Topping Nixon, Bush disapproval soars to highest level ever recorded in Gallup poll
For the first time, George W. Bush has surpassed Richard M. Nixon in unpopularity in the Gallup Poll, receiving the highest "strongly disapprove" rating for a president in Gallup's history.
The little noticed statistic -- publicly noted on Gallup's poll writeup -- made a single headline in Google News. The story, at Editor and Publisher, was titled "GALLUP: Bush Finally Tops Nixon -- In Unpopularity -- As Call for Iraq Pullout Hits New Peak."
Gallup details Bush's falling numbers in a series of graphs that appear below. They note that Bush's "strongly disapprove" rating is the highest Gallup has ever measured for a US president, though the category is not polled in every survey.
"Gallup has followed its classic job approval measure with this “strongly” probe on only an intermittent basis over the years, so it is important to note that the historical context is fairly limited," the pollsters note. "Additionally, other variations in polling over the years make comparisons of this measure inexact. Still, it is worth noting that the current 50% “strongly disapprove” figure for Bush is as high as Gallup has ever measured. (A February 1974 poll showed Richard Nixon’s strongly disapprove number at 48%, statistically equivalent to Bush’s current reading on this measure.)"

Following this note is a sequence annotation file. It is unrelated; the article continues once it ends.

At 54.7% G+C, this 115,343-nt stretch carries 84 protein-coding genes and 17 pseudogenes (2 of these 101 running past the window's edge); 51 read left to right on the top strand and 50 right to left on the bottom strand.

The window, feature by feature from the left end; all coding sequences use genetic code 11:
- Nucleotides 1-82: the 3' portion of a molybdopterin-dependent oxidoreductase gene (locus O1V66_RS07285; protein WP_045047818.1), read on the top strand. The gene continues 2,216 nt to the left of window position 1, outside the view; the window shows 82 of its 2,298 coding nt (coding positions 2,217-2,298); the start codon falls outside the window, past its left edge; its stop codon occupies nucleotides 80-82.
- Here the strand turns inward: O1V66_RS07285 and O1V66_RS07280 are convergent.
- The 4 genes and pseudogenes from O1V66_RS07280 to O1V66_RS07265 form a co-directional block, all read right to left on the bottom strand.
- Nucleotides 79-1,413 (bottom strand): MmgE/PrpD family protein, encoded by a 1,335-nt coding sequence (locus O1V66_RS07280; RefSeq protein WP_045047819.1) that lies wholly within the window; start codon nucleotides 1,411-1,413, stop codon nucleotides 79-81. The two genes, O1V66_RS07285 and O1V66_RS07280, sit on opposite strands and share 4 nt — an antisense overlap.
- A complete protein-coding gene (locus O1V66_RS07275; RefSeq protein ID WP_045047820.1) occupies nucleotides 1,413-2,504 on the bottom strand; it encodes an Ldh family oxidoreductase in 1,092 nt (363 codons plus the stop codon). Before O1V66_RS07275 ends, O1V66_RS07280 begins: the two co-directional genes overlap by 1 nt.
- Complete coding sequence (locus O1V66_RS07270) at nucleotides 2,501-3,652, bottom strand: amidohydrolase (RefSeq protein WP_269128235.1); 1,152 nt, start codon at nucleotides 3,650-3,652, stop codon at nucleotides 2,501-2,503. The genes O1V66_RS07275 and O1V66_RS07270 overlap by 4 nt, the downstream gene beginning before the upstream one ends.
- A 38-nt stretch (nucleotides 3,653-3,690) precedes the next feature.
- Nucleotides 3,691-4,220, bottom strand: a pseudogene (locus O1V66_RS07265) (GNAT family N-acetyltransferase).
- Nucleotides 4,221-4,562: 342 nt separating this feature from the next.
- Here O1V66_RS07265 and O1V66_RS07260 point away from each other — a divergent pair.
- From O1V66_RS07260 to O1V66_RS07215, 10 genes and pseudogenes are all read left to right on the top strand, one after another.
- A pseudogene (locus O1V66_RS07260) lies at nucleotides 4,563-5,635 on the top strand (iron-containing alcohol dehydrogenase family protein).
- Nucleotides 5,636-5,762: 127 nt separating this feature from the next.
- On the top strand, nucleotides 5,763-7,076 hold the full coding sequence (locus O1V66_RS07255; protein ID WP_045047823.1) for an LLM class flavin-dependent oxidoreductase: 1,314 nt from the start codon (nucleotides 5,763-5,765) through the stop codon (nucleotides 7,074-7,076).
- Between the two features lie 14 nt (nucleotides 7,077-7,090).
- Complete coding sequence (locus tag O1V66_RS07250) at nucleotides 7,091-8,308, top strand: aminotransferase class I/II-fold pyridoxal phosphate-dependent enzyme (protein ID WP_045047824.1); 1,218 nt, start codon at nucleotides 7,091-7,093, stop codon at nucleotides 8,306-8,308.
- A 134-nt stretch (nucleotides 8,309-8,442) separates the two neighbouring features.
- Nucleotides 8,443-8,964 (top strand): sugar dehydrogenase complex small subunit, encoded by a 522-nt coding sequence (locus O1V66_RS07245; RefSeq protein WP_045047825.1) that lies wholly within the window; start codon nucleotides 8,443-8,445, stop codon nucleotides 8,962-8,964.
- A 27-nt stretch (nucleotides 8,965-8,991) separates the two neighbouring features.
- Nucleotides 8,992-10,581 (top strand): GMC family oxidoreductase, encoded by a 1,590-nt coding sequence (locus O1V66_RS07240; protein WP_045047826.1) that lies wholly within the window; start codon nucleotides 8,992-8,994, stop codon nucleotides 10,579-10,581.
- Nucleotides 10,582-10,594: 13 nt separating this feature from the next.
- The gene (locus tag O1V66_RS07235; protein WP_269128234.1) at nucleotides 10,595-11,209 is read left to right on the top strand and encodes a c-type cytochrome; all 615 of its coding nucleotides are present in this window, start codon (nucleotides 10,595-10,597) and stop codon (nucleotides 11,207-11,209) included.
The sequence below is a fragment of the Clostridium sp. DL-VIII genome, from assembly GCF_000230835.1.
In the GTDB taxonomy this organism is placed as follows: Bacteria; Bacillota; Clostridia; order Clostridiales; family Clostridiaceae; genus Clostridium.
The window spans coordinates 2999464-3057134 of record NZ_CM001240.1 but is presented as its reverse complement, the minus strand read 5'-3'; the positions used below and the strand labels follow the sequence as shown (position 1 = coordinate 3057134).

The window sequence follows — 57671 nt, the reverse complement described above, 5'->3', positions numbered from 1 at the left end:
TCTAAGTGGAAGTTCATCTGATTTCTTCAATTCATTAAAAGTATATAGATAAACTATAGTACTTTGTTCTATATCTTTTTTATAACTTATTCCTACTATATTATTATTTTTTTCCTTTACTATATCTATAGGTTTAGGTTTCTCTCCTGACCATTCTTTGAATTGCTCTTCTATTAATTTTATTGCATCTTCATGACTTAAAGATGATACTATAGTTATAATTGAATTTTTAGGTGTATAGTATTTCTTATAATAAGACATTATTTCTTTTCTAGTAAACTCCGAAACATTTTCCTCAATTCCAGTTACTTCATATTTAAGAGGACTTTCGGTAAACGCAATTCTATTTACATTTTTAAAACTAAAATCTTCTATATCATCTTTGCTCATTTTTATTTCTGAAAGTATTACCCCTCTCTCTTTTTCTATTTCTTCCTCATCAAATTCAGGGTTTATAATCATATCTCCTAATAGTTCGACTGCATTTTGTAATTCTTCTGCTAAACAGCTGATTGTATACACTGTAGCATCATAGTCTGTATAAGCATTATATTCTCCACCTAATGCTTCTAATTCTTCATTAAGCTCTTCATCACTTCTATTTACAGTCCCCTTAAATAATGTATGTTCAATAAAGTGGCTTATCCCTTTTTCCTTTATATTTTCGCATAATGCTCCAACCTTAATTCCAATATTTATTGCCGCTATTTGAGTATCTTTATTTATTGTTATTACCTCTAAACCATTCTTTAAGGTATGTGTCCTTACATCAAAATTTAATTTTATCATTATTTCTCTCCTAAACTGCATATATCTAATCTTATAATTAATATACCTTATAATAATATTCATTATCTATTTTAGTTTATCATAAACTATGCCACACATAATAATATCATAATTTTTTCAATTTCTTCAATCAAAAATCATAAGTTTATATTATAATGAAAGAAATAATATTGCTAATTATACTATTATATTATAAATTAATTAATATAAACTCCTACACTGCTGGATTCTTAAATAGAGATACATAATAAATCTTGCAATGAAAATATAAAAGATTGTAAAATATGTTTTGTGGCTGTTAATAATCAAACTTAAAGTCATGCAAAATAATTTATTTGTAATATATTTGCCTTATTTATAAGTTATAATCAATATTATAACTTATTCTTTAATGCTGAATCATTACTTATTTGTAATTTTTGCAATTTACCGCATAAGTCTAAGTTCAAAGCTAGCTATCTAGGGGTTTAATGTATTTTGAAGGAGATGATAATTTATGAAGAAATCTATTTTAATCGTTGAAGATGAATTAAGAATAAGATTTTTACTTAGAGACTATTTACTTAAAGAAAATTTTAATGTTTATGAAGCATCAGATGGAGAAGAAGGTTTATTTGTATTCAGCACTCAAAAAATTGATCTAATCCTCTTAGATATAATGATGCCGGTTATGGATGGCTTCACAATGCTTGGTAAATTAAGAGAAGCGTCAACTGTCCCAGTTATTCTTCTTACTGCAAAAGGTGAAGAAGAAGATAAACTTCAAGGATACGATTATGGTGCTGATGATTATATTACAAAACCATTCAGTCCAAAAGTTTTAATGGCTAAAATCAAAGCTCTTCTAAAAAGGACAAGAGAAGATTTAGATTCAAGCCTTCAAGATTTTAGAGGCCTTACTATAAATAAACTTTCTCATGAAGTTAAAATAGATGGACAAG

On Feb. 6, 1974, the House voted to authorize the Judiciary Committee to investigate grounds for impeaching President Nixon; in March of that year, seven of Nixon's former staff were indicted for Watergate-related crimes.
Nixon resigned the presidency August 9, 1974.
Gallup's survey was conducted last Friday through Sunday and involved 1,024 Americans.